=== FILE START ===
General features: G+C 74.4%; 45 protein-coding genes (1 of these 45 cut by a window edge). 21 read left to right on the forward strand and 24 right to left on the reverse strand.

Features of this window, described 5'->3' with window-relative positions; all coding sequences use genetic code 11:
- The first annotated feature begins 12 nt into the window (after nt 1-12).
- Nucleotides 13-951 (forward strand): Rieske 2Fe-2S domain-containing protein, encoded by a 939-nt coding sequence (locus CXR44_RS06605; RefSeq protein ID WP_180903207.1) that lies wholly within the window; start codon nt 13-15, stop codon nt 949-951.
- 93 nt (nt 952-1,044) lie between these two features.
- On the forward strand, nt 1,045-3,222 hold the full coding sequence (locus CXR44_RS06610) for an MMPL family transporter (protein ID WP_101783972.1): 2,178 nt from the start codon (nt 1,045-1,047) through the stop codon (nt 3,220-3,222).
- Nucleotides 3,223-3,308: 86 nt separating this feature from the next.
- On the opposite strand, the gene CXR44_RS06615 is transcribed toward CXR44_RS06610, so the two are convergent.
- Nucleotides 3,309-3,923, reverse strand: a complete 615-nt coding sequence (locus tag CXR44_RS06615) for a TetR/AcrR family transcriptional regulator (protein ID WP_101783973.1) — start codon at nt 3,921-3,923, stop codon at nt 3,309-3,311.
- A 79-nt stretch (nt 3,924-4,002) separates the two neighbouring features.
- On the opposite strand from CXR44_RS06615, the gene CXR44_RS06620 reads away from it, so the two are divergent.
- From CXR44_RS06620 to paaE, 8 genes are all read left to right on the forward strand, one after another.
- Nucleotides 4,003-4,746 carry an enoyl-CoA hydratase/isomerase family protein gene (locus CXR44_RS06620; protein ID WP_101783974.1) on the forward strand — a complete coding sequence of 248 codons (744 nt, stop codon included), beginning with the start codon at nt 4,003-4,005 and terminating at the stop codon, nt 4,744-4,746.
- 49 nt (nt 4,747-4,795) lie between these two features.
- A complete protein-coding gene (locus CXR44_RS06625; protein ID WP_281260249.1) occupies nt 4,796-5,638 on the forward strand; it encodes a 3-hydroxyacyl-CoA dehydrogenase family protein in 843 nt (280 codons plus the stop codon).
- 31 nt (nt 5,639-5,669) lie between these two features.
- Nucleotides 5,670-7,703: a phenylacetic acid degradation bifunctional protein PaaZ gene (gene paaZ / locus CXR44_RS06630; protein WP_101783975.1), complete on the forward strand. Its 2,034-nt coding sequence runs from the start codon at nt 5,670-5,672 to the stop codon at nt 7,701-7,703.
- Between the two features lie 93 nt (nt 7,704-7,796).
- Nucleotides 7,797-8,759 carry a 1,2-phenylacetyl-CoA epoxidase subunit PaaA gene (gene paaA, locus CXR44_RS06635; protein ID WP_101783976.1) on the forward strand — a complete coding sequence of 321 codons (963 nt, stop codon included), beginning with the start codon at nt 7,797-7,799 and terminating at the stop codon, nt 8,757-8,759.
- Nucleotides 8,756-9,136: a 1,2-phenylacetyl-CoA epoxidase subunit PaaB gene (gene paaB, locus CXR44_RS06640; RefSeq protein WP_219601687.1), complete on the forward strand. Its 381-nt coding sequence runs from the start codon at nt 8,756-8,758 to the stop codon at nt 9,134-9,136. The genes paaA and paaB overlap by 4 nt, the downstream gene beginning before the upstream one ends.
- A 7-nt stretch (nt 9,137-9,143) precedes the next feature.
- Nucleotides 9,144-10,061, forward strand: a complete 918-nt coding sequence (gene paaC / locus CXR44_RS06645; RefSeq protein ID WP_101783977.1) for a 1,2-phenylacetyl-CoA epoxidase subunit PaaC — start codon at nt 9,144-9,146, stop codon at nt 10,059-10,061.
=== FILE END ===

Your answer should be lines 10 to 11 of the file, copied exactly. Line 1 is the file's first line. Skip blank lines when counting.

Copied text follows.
- A 79-nt stretch (nt 3,924-4,002) separates the two neighbouring features.
- On the opposite strand from CXR44_RS06615, the gene CXR44_RS06620 reads away from it, so the two are divergent.